Según el análisis de Earle, después de que el hambre generalizada a mediados del siglo XVII alimentara las revueltas populares, los reyes empezaron a darse cuenta de que una población bien alimentada y sana sería más productiva. Los gobernantes finalmente vieron que les interesaba que el Estado asumiera alguna responsabilidad para garantizar que sus súbditos tuvieran suficientes alimentos para comer.

Las papas producían hasta tres veces más alimentos por hectárea que el centeno y otros cultivos de cereales. Los monarcas, como el rey Luis XIV (mecenas de Parmentier), empezaron a comprender tardíamente las ventajas de la papa y entraron en los libros de historia como promotores del nuevo cultivo. Surgieron otras inexactitudes históricas. Federico el Grande es presentado erróneamente como el introductor de la patata para los alemanes.

El mito de que los campesinos conservadores tenían miedo de cultivar y comer papas, o que la papa fue difundida por toda Europa por emperadores y filósofos, ha resultado ser una pieza omnipresente de la historia falsa. Estos relatos han servido para engrosar la reputación de las élites a costa de los campesinos y los jardineros. Muchos de los verdaderos promotores de la papa fueron mujeres, que cuidaban los huertos caseros, espacios ideales para los experimentos que ayudaron a que la papa se convirtiera en el cuarto cultivo más extendido del mundo, que ahora se produce en casi todos los países del globo. Una prueba más de que los pequeños agricultores siempre han estado dispuestos a probar nuevos cultivos y otras innovaciones.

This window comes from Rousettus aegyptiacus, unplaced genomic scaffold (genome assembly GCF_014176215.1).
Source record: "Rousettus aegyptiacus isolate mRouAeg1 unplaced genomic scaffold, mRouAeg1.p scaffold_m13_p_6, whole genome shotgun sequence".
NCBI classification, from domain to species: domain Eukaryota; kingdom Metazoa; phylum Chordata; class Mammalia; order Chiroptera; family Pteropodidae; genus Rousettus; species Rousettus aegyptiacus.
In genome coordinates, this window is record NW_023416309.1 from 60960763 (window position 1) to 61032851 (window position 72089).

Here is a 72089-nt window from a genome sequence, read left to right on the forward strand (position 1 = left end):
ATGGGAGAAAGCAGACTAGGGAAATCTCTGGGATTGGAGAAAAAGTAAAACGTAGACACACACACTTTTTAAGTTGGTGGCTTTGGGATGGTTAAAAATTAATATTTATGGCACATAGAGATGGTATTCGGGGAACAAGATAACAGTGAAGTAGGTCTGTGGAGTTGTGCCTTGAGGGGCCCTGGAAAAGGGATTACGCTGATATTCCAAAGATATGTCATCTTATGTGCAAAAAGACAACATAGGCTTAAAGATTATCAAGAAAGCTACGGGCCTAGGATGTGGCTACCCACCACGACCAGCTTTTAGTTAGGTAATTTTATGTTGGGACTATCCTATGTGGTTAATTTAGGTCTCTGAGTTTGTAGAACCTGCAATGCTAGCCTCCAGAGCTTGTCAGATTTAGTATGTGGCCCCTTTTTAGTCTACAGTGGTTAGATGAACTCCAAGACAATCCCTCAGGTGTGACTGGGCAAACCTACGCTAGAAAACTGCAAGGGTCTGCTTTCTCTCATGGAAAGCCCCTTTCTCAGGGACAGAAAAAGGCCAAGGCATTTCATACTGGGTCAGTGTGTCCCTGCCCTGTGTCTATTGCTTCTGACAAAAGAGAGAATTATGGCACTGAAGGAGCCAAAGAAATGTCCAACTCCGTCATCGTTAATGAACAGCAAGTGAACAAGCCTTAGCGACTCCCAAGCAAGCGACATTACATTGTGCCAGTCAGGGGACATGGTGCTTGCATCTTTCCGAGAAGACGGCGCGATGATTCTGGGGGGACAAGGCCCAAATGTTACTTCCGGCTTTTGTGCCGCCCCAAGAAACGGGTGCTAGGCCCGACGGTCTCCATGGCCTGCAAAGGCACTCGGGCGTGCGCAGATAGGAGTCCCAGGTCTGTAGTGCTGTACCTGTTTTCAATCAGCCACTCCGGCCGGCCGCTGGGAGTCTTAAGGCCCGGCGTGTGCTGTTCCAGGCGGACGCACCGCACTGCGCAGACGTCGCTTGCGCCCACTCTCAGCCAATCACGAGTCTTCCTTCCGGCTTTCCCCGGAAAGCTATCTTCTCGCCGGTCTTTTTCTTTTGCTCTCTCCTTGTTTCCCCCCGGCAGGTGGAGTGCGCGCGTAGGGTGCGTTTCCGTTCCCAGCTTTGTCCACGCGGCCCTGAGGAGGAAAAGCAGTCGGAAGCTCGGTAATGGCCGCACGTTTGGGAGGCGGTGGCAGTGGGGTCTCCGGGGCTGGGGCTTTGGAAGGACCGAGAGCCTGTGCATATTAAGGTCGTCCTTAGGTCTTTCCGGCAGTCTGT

Lectura adicional

Earle, Rebecca 2020 Feeding the People: The Politics of the Potato. Cambridge: Cambridge University Press. 306 pp.

Historias relacionadas del blog de Agro-Insight

Papas nativas, deliciosas y vulnerables

My wild Andean shamrock

Stored crops of the Inka

Videos to teach kids good attitudes March 7th, 2021 by

Kenyan schools recently moved away from memorizing facts, and towards learning skills, knowledge and attitudes. This “competency based curriculum (CBC)” includes new topics like ICT, and agriculture. Lawrence Njagi, the CEO of Mountain Top Educational Publishers, explained that the challenge was finding a way to integrate both subjects. He eventually decided that the best way was with videos from Access Agriculture.

In 2020, Mountain Top published a new textbook for fourth and fifth graders, to build students’ confidence step-by-step. The text book lists URLs for almost 20 videos on Access Agriculture, on gardening, legumes, pumpkins, small animals, innovative gardening, and mulching. Teachers help students to pick a video topic, type in the URL and watch it.